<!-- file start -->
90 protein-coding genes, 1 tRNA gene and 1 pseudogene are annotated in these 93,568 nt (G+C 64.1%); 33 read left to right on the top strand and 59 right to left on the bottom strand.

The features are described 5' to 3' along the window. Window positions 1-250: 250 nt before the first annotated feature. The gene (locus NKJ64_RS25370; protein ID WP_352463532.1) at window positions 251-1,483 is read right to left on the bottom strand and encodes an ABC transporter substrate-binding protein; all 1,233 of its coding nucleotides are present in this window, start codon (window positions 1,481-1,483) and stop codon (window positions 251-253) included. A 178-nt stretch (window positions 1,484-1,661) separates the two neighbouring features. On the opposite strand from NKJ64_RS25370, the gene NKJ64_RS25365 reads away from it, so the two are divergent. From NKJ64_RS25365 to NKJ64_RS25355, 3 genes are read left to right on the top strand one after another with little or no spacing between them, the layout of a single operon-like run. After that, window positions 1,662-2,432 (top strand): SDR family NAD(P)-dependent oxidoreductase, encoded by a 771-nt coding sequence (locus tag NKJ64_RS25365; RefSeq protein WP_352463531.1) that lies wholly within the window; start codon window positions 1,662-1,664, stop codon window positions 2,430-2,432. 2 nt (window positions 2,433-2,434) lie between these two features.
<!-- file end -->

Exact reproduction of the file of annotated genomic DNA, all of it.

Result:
90 protein-coding genes, 1 tRNA gene and 1 pseudogene are annotated in these 93,568 nt (G+C 64.1%); 33 read left to right on the top strand and 59 right to left on the bottom strand.

The features are described 5' to 3' along the window. Window positions 1-250: 250 nt before the first annotated feature. The gene (locus NKJ64_RS25370; protein ID WP_352463532.1) at window positions 251-1,483 is read right to left on the bottom strand and encodes an ABC transporter substrate-binding protein; all 1,233 of its coding nucleotides are present in this window, start codon (window positions 1,481-1,483) and stop codon (window positions 251-253) included. A 178-nt stretch (window positions 1,484-1,661) separates the two neighbouring features. On the opposite strand from NKJ64_RS25370, the gene NKJ64_RS25365 reads away from it, so the two are divergent. From NKJ64_RS25365 to NKJ64_RS25355, 3 genes are read left to right on the top strand one after another with little or no spacing between them, the layout of a single operon-like run. After that, window positions 1,662-2,432 (top strand): SDR family NAD(P)-dependent oxidoreductase, encoded by a 771-nt coding sequence (locus tag NKJ64_RS25365; RefSeq protein WP_352463531.1) that lies wholly within the window; start codon window positions 1,662-1,664, stop codon window positions 2,430-2,432. 2 nt (window positions 2,433-2,434) lie between these two features.